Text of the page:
"These movements mutually feed off of each other. Many of these right-wing individuals found a kindred spirit in what Donald Trump was trying to do to the United States during his presidency," said Sergio Guzmán, director of Colombia Risk Analysis, who monitors the political climate in Latin America.

Brasília attack was coordinated on social media platforms

Bolsonaro's allies havelong used WhatsApp and other digital tools to spread viral lies and hoaxes that might boost his support.

"Since 2016, the former president and his supporters have been using social media and messaging apps to distort political, economic and social narratives, creating a parallel reality where all these people seem to be trapped," wrote Natália Leal, the CEO of Brazilian fact-checking site Agência Lupa, on Monday.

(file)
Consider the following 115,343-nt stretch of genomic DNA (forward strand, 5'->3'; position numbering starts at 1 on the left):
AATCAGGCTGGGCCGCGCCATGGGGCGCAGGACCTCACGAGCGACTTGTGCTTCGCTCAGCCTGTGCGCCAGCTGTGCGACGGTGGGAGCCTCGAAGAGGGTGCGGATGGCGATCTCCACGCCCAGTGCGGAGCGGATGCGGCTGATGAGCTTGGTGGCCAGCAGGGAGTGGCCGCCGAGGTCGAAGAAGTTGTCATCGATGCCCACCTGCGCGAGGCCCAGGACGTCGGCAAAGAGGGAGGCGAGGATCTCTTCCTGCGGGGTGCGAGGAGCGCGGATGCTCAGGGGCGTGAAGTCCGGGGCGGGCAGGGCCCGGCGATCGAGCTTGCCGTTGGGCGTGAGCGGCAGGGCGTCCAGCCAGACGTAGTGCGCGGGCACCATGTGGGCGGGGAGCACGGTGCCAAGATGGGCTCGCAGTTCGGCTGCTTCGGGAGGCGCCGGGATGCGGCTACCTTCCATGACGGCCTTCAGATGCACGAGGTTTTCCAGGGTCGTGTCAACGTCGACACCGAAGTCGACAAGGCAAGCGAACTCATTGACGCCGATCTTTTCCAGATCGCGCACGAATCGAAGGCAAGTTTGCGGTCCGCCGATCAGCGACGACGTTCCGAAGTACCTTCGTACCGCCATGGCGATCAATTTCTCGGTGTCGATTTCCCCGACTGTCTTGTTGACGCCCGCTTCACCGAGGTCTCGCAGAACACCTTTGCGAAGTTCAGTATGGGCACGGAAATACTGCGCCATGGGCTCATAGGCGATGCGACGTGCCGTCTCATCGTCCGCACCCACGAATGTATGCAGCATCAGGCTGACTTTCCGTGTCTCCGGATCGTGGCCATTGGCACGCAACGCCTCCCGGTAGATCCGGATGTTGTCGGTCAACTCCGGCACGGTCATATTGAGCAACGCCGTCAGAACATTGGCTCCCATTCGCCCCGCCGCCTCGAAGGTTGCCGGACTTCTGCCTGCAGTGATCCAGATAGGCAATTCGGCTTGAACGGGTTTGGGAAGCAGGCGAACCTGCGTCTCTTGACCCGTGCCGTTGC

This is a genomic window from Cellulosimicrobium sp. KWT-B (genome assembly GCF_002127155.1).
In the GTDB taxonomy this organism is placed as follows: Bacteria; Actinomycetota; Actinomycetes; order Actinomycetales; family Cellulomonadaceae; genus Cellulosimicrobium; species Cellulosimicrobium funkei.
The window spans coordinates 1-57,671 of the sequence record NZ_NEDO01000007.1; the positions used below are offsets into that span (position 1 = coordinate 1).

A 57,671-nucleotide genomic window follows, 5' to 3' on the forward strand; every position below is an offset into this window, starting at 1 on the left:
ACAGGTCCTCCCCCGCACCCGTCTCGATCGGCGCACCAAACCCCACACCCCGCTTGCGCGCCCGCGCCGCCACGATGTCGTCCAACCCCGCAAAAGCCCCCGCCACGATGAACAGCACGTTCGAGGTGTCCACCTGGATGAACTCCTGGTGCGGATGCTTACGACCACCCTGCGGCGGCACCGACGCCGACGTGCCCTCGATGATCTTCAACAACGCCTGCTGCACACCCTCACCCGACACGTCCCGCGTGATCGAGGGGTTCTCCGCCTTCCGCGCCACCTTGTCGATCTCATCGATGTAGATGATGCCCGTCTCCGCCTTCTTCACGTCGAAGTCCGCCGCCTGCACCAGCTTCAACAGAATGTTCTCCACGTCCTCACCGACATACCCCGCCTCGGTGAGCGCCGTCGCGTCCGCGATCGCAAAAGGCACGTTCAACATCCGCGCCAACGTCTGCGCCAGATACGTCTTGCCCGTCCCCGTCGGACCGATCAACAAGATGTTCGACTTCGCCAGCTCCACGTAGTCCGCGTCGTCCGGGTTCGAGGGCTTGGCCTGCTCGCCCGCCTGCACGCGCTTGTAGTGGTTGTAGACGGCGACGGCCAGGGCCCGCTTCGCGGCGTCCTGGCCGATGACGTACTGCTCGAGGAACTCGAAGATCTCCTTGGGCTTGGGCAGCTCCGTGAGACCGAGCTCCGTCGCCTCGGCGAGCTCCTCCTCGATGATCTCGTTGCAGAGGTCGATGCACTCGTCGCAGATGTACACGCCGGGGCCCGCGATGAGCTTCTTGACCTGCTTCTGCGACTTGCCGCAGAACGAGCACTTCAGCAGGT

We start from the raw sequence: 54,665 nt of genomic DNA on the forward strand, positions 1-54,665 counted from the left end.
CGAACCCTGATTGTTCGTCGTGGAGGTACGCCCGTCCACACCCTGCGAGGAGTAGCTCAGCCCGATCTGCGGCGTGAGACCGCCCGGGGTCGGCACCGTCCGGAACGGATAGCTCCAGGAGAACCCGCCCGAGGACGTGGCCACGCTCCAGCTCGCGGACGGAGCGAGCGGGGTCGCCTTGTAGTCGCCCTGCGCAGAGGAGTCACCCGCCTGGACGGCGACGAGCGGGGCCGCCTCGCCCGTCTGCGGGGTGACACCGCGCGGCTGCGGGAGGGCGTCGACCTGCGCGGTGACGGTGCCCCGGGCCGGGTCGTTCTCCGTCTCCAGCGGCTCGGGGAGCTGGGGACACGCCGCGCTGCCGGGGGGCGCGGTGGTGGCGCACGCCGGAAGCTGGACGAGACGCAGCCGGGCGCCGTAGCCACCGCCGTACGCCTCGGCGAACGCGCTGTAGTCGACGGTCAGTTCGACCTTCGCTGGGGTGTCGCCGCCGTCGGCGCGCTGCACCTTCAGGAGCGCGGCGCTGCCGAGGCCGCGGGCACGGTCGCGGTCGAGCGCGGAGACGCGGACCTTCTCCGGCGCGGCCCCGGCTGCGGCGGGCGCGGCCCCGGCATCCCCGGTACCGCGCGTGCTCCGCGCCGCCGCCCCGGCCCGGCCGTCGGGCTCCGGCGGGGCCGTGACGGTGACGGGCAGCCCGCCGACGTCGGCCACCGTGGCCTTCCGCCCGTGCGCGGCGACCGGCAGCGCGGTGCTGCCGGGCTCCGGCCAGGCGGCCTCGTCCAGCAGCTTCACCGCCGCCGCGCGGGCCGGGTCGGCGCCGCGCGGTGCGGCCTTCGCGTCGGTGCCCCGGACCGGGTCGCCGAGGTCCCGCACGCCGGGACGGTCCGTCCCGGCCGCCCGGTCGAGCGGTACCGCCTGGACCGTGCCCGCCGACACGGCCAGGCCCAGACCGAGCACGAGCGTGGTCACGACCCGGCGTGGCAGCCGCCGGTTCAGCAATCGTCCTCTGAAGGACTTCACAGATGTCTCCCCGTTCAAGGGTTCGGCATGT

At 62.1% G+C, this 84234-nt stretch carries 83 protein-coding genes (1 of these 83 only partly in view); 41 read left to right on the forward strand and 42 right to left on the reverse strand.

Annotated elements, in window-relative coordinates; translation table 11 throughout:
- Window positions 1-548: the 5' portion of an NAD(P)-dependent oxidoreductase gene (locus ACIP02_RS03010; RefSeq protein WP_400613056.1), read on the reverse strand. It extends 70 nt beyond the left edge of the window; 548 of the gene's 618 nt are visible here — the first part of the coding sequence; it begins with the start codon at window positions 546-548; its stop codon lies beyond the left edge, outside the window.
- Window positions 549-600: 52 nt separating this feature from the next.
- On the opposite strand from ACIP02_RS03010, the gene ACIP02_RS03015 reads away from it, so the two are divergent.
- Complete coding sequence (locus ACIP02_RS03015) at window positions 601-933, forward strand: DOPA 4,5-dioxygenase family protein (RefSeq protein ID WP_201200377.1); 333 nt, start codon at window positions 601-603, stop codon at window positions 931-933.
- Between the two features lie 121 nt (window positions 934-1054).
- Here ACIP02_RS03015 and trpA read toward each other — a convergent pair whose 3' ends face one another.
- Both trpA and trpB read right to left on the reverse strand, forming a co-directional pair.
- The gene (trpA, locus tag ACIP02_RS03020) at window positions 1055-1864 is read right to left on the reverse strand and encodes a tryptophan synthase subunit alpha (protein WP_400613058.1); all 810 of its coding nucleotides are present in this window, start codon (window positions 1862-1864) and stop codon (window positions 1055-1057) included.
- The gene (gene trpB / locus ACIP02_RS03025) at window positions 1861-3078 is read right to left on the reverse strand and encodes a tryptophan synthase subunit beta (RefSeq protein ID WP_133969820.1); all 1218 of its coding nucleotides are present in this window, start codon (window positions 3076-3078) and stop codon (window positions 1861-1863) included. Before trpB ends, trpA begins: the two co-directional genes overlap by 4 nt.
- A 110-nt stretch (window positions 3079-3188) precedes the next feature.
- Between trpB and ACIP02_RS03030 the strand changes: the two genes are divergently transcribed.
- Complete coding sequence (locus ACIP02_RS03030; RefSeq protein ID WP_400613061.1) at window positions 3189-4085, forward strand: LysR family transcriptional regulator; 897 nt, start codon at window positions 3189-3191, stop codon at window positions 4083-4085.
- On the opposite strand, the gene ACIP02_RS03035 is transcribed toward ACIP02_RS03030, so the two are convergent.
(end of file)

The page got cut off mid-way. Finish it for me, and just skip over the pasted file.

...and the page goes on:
After Lula was sworn in, the goal shifted to planning an assault on Congress, the judiciary and the presidential palace, according to Brazilian news reports and researchers who study online platforms.

In the days before the attack, many messages used a code term to refer to the plan: "Festa da Selma," or "Selma's party," reported the newspaper O Globo, citing information from the data analysis company Palver. The phrase is a play on the Portuguese word selva, a term associated with Brazil's military, in what researchers say appears to be a coded attempt to avoid detection by social media companies and authorities.

Use of the term in WhatsApp groups dedicated to Brazilian politics began on Dec. 27 and rose in the following week, according toAgência Lupa. Similar messages appeared on Twitter, TikTok and Facebook, Lupa reported.

Some messages included tactical and strategic advice, O Globo reported, including a proviso that no protesters should attempt to breach one of the branches of government before the crowd's size had reached a critical mass that would let it attempt to seize control of all three government facilities at once.

On Telegram, posts appearing as early as Jan. 3 promised Bolsonaristas an expenses-paid trip to Brasília to bolster the protesters' numbers, the newspaper Estadão reported.